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Posted: 4/6/2006 11:48:03 AM EDT
(first time poster/new member)
I would greatly appreciate any help that can be given. I recently purchased a 1942 turkish mauser in rather fair condition. i am in the process of disassembly and plan to restore the wood and metal (barrel and reciever in good condition) but am having trouble getting the front screw out of the trigger base. I would post a picture, but haven't yet figured out how to do that. the screw appears to be quite tight as I can't even make out where the screw head ends and the bottom plate it is attached to begins. the tarnish almost makes it look like the screw is molded to the plate. there are two dimples that look like someone did with a punch on the srew where the head meets the plate. each punch is 180 degrees away from one another. Is this normal? I can't seem to remove the screw, I don't know if it is just seized or if someone locked it in there. I haven't used a bunch of muscle on it because i don't want to strip the damn thing out. I am referencing the dissassembly instructions on surplusrifle.com and they don't seem to be as easy as it looks. the mag release pin doesnt seem to allow the mag to come out either but I am not so concerned with that right now. if y'all need pictures of this I will gladly provide them if i can figure out how to attach a file on a forum post......
Link Posted: 4/6/2006 11:52:50 AM EDT
refer to photo instructions on the mexican mauser thread it will tell you how to upload pictures.
Link Posted: 4/6/2006 11:54:53 AM EDT
Also welcome aboard this is my favorite site great information and everyone is friendly.
Link Posted: 4/6/2006 12:10:52 PM EDT
thanks buddy, i appreciate the timely reply!
Link Posted: 4/6/2006 1:23:21 PM EDT
the dimples mean it's ''staked'' so it won't back out, kinda like poor mans locktite. i worked for a farmer who would stratigically bugger threads on bolts to keep them from comming loose in the field. crude but very effective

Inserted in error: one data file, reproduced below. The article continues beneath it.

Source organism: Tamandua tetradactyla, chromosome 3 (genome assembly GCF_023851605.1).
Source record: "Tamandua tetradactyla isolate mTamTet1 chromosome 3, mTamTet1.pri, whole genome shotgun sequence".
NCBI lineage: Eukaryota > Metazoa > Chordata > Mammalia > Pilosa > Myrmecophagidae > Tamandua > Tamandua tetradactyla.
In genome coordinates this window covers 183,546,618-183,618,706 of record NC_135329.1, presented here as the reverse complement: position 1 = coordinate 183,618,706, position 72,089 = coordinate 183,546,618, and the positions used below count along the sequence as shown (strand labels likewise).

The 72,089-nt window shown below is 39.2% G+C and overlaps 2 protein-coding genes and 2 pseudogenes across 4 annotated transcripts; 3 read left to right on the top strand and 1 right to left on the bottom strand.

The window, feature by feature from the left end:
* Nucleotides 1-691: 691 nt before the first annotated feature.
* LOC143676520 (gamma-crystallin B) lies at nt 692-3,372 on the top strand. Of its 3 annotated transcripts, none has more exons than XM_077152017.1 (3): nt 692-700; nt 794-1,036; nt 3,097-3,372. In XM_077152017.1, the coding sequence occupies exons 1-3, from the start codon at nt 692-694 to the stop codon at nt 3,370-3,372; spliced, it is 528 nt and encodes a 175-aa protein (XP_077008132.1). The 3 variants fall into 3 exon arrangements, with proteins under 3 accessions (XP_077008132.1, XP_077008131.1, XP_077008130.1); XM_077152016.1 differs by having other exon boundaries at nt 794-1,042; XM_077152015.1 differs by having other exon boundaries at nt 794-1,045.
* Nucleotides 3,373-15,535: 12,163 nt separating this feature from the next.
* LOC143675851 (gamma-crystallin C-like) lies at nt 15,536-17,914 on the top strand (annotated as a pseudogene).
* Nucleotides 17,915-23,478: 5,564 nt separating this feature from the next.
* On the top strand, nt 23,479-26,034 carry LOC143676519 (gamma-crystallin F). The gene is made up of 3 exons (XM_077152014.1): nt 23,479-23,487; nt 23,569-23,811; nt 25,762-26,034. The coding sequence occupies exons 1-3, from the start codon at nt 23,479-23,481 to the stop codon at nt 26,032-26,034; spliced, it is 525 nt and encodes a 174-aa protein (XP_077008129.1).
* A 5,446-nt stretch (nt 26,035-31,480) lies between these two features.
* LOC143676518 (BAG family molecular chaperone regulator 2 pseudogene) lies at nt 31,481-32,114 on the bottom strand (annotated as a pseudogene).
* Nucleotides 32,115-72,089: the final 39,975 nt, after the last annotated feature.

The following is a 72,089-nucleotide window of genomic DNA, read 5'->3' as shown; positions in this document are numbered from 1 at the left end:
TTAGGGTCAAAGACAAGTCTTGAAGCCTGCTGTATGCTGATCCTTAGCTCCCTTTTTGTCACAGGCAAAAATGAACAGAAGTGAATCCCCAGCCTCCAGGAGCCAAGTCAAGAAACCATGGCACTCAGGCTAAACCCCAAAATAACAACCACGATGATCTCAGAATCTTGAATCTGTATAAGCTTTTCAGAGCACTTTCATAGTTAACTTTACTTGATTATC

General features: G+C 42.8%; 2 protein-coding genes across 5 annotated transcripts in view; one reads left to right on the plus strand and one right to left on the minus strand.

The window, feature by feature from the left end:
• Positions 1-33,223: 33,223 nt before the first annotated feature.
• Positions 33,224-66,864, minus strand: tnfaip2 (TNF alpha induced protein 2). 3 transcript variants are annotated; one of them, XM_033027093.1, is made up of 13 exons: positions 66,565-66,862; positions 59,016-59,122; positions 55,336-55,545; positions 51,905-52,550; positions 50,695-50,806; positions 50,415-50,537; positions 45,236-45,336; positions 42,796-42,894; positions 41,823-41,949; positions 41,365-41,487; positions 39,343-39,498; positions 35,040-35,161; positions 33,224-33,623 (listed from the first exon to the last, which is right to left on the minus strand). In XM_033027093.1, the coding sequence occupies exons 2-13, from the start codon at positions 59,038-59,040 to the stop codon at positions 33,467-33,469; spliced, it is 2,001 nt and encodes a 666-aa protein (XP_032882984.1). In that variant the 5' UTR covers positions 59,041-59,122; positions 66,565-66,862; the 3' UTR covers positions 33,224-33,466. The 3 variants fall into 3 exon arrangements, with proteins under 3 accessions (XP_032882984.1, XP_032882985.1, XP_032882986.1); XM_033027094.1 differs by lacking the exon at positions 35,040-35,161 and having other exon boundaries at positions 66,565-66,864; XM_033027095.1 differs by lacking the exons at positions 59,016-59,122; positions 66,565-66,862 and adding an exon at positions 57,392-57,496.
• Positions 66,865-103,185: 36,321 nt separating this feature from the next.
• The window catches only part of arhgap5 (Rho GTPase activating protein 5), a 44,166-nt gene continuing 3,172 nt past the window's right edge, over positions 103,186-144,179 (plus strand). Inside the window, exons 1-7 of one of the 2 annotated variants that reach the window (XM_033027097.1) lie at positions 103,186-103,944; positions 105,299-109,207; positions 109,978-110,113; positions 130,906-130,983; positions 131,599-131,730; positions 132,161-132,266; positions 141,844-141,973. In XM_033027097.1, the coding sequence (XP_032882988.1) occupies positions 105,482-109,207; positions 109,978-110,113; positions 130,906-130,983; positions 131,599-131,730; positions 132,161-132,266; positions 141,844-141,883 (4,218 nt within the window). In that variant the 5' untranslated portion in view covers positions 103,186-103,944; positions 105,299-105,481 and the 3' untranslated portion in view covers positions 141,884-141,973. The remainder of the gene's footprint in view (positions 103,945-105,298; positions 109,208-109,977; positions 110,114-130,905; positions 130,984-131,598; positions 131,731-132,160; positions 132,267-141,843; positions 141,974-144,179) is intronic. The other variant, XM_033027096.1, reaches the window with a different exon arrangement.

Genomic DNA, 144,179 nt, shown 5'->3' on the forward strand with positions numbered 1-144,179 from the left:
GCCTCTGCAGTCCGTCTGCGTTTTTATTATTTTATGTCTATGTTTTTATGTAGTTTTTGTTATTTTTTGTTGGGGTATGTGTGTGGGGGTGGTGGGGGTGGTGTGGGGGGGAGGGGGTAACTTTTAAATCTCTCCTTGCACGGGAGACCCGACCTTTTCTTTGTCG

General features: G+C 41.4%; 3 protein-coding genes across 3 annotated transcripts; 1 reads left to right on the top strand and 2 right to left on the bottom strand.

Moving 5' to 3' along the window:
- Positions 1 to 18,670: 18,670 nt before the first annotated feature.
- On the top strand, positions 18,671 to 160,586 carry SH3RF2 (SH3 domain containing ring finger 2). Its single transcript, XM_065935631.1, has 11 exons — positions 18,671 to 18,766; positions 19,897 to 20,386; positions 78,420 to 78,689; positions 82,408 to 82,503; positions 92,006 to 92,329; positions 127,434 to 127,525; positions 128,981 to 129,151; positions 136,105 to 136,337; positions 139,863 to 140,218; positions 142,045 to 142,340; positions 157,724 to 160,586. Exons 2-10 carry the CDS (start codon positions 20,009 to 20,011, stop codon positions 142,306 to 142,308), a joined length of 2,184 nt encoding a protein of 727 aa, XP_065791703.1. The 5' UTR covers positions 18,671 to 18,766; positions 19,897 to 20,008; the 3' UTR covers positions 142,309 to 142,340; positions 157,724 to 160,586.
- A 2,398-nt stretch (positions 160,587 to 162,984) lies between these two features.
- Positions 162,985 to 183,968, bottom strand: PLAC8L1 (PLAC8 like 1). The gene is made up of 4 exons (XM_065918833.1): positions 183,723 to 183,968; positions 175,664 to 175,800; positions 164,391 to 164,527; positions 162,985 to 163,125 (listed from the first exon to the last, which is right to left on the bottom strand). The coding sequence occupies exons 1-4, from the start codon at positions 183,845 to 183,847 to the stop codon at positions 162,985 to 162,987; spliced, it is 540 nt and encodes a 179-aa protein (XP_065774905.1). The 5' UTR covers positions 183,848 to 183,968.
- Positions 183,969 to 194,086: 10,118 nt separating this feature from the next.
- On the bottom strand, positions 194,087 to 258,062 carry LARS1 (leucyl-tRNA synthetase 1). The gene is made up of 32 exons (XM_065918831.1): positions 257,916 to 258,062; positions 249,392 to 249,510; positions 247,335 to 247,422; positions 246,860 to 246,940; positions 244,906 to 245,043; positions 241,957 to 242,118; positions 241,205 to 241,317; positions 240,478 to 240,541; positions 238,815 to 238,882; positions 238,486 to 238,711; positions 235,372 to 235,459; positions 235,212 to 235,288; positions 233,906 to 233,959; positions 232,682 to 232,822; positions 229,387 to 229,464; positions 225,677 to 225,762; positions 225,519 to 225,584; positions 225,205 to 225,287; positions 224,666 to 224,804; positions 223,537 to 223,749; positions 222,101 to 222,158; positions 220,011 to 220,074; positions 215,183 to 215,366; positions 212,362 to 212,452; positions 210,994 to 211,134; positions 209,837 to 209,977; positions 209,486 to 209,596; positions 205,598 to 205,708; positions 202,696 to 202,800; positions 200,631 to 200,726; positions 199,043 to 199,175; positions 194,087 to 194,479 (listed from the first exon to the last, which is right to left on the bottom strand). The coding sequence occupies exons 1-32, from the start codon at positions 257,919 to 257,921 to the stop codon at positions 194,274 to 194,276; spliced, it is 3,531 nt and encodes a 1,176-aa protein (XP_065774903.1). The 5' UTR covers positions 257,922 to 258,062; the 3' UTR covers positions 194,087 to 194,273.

Link Posted: 4/6/2006 4:15:36 PM EDT
It's been a while since I did this...

If we are talking about the same screw it's been converted to a PIN. Seems like there is some caution to removing it also.

I'd ask about it on the parallax turk mauser forum before I messed up.<G>

Dennis Jenkins


Originally Posted By the2ndordie:
(first time poster/new member)
I would greatly appreciate any help that can be given. I recently purchased a 1942 turkish mauser in rather fair condition. i am in the process of disassembly and plan to restore the wood and metal (barrel and reciever in good condition) but am having trouble getting the front screw out of the trigger base. I would post a picture, but haven't yet figured out how to do that. the screw appears to be quite tight as I can't even make out where the screw head ends and the bottom plate it is attached to begins. the tarnish almost makes it look like the screw is molded to the plate. there are two dimples that look like someone did with a punch on the srew where the head meets the plate. each punch is 180 degrees away from one another. Is this normal? I can't seem to remove the screw, I don't know if it is just seized or if someone locked it in there. I haven't used a bunch of muscle on it because i don't want to strip the damn thing out. I am referencing the dissassembly instructions on surplusrifle.com and they don't seem to be as easy as it looks. the mag release pin doesnt seem to allow the mag to come out either but I am not so concerned with that right now. if y'all need pictures of this I will gladly provide them if i can figure out how to attach a file on a forum post......

Link Posted: 4/7/2006 7:46:35 AM EDT